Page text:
Since the 1950s, people have been judging companies based upon their longevity. Wall Street frets over how long these traditional businesses stay on the Fortune 500 list, maintain a leadership position, all the while ignoring the fact that these established and often well-managed companies struggle with disruptive innovation. Why?
Because throughout history and across every sector traditional companies have either failed to embrace disruptive business models, or have failed to maintain their once disruptive edge. As an example, how did the brick and mortar book stores let Amazon get the jump on them? Why didn’t Microsoft see Google coming? It’s simple: these established companies were satisfied with their business models and didn’t even see the innovators coming until it was too late.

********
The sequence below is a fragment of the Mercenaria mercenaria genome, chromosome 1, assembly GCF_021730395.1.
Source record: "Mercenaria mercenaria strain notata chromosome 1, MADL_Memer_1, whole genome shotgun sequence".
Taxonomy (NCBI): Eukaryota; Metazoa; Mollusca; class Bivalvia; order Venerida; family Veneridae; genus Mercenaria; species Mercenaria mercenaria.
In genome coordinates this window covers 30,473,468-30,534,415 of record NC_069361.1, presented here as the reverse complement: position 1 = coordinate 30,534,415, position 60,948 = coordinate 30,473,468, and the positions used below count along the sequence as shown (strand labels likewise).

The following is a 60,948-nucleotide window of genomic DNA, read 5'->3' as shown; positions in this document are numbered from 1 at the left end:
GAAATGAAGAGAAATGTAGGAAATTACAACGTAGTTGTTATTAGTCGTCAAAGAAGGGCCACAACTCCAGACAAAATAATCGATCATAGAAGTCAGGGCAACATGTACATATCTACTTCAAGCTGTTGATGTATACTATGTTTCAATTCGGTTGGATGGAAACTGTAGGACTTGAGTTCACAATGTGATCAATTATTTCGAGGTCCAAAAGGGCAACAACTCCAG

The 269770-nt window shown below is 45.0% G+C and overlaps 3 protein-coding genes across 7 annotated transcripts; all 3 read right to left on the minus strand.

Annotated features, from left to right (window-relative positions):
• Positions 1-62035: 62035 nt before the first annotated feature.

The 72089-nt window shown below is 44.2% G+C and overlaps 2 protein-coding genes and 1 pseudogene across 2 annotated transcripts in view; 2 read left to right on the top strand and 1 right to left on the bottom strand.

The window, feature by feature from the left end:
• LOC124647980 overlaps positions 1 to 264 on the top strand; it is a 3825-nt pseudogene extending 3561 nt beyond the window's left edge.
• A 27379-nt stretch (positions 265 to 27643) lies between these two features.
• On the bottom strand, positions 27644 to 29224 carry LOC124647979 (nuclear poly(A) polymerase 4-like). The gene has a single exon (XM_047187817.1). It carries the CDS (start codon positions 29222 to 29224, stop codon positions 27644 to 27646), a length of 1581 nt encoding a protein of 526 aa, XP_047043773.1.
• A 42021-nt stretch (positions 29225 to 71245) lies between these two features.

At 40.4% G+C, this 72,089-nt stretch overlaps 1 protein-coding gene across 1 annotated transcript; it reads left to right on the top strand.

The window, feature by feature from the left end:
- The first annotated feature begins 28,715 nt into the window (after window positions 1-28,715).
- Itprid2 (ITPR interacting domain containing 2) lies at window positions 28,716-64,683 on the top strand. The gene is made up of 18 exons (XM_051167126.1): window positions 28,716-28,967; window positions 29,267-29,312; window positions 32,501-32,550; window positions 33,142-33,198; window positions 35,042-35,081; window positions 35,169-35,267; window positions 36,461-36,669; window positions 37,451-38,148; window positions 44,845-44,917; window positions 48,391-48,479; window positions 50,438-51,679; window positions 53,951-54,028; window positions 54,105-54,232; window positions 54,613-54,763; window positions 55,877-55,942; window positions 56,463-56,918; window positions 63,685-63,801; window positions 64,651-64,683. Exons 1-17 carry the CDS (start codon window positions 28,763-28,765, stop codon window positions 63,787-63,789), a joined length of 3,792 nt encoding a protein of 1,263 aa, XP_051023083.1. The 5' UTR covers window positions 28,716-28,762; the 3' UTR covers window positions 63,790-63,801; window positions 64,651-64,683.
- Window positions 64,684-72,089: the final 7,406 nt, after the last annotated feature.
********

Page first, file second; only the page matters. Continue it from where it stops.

Without a disruptive focus companies are merely building or continuing a business model on a “me too” platform of mediocrity. While vision, mission, process, leadership, strategy, branding and a variety of other traditional business practices are important, it is the engineering of these practices to be disruptive that maximizes opportunities.
The most successful companies incorporate disruptive thinking into all of their business and management practices to gain distinctive competitive value propositions. “Me Too” companies fight to eek out market share in an attempt to survive, while disruptive companies become category dominant brands insuring sustainability.
For these reasons and others, we believe that by leading the charge, we will inspire change, innovation, and disruption that allows our business to solve the biggest problems facing the industries we protect, resulting in rapid growth, prosperity, and industry dominance.
So does traditional longevity even matter anymore? Isn’t longevity just a bi-product of something more important?